Bandula Warnapura, Sri Lanka's first test captain, dies

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COLOMBO, Sri Lanka (AP) — Bandula Warnapura, who played in two World Cups and led Sri Lanka in its first cricket test but later received a ban for participating in a rebel tour to South Africa, has died. He was 68.

Warnapura led the country in its inaugural test in February 1982, facing the first ball in that match against England in Colombo.

“He was an excellent cricketer, administrator, coach, commentator and, above all, a good person, and his passing away is a huge loss for the cricket community,” Sri Lanka Cricket President Shammi Silva said in a statement posted Monday on Twitter. “I am sure his name and deeds will remain in our hearts forever.”

Warnapura played four test matches as an opening batsman and medium fast bowler between February and September 1982, including two in Pakistan and one in India. He also played 12 one-day internationals, including the World Cups in 1975 and 1979 before Sri Lanka was elevated to cricket's highest status.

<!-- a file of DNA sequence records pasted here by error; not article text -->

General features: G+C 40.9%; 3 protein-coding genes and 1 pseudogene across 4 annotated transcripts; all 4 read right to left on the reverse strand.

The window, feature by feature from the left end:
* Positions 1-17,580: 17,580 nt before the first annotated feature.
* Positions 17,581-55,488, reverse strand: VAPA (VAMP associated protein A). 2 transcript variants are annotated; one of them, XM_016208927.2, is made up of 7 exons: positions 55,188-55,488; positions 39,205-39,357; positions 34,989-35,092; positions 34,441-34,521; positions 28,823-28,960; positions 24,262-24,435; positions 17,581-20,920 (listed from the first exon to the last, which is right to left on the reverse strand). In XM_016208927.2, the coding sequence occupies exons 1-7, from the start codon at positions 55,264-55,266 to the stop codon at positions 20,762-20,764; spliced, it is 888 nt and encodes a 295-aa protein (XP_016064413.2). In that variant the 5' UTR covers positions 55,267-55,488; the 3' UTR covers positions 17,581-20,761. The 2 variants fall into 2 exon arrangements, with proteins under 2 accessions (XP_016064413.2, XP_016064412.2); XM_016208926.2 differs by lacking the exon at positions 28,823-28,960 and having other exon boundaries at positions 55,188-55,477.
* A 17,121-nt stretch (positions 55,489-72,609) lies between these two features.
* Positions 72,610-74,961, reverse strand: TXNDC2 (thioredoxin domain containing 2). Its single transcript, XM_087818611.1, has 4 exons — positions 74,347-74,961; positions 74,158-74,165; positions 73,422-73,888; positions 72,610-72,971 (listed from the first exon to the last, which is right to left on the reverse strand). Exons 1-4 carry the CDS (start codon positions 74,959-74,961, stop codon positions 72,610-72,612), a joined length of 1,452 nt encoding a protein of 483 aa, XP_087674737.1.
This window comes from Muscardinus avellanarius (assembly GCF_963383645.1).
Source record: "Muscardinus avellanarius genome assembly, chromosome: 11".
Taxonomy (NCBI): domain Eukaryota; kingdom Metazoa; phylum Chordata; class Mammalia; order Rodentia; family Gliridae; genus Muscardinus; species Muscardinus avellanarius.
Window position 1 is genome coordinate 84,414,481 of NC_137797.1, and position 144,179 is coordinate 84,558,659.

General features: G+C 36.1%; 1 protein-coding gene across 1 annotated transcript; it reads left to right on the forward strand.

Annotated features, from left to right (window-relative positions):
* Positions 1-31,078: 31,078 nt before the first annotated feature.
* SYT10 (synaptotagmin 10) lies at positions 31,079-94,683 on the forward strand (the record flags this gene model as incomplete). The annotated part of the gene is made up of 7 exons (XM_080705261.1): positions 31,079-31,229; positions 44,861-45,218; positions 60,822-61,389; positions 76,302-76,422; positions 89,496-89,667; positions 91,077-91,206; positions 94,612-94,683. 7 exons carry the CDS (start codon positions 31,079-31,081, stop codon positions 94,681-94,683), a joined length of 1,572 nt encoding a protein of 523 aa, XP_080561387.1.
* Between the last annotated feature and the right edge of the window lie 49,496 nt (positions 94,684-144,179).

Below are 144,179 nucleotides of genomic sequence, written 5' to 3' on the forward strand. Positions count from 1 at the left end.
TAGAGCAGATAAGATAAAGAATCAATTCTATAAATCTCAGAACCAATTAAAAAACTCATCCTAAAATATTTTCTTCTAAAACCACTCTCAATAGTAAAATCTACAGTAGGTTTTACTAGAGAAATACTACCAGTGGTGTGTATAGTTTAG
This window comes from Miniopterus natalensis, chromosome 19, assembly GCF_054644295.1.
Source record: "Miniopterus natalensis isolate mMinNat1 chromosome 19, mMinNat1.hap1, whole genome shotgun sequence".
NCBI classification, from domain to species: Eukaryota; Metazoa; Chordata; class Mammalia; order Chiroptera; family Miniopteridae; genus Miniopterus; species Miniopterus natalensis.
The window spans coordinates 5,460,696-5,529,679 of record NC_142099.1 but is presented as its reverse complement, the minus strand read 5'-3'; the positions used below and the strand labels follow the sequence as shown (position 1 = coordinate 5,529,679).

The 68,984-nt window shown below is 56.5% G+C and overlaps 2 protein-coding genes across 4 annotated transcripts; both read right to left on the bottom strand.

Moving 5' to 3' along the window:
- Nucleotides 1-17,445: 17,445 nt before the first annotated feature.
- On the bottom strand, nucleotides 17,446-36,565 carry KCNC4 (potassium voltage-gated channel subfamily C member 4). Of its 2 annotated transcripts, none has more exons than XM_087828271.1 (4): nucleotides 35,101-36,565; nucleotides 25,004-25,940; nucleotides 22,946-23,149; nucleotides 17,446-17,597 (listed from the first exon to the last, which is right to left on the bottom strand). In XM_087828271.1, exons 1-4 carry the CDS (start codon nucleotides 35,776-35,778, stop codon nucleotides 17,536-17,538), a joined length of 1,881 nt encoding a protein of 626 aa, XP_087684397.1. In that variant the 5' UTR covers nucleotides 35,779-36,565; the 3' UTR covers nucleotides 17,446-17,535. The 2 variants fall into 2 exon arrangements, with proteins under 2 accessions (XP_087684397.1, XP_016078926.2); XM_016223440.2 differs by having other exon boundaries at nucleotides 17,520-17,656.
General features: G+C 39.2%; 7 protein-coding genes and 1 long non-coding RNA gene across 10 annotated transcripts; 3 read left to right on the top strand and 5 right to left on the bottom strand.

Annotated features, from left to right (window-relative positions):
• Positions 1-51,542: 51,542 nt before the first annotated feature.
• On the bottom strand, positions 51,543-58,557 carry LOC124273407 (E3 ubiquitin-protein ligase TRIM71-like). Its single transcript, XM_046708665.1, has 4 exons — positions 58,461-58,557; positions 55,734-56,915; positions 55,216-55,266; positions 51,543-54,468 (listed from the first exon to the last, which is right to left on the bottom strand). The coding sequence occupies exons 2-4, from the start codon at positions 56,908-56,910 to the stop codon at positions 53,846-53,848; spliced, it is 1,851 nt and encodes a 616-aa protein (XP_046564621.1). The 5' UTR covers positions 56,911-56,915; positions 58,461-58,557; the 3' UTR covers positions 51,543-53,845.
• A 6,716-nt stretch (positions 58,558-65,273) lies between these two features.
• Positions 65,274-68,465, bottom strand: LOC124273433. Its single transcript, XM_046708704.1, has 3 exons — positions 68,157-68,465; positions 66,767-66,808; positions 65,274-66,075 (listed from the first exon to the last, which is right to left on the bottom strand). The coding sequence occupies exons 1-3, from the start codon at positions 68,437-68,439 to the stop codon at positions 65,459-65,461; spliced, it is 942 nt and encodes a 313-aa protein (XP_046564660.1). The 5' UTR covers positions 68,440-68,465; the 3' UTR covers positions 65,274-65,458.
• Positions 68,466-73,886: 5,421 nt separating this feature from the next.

His decision later in 1982 to join a tour to South Africa, which was in sporting isolation because of its apartheid policies, resulted in bans from Sri Lanka's government and the national cricket board. He was one of three players from Sri Lanka's inaugural test XI who received life bans, which were lifted after several years.

The lowering of the ban was too late for Warnapura to return to the game as a player, but he worked as a broadcast commentator and was a cricket administrator at the national and domestic level.

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